The home secretary has asked police to explain why a mistake was made in the government's version of what happened on the day of the London bombings.
Fifty-two people were killed in the bombings
John Reid revealed the time at which the bombers left Luton station to head to London was wrong in the official "narrative" of 7 July 2005.
He told MPs the error did not seem to affect anything else in the account.
But he acknowledged it might cause concern and said he had asked police for a report about the discrepancy.
The official account, published earlier this year, said the four bombers had left Luton train station at 0740 BST on 7 July.
However, it has now emerged that was inaccurate - they actually left at 0725, but the account was right in saying they arrived at King's Cross station at 0823.
Mr Reid said the discrepancy came to light at the end of last week, when police pointed out the inaccuracy.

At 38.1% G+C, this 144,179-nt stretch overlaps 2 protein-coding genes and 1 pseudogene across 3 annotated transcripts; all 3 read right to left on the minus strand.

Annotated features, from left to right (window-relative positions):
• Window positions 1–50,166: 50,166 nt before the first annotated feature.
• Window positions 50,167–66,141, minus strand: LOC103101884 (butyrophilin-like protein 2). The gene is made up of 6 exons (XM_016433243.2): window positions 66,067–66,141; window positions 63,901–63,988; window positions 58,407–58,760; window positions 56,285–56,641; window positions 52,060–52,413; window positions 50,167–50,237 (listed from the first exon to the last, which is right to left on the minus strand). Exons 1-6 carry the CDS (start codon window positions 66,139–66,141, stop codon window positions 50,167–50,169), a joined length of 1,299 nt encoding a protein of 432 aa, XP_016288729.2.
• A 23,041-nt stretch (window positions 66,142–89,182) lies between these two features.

The bombers went on to attack London's transport network in four bombings - killing 52 people and injuring nearly 800.
Mr Reid was speaking on Tuesday during a Commons debate on the annual report of Parliament's Intelligence and Security Committee.
The home secretary, who has rejected calls for a public inquiry, criticised inaccurate press reports about what intelligence services knew about the bombings.
The attacks had not been the result of an intelligence failure, he argued, saying it was understandable why two of the bombers had only been on the periphery of the security services' investigations.
Shadow home secretary David Davis praised the work of the intelligence agencies.
But he urged the government to press ahead with allowing phone-tap evidence to be used as evidence in British courts - something ministers have already promised to review.
Mr Davis said all the potential obstacles to the move could be overcome.
"More than a year after the attacks we are still in the absurd position where intercept evidence from foreign jurisdictions is admissible in our courts but evidence from our own services is not," he said.
The government has previously resisted the measure for fear of revealing the source of phone-tap evidence.
Mr Reid said the Home Office was examining two possible ways of using the evidence.
A report would be given to ministers in November, he said.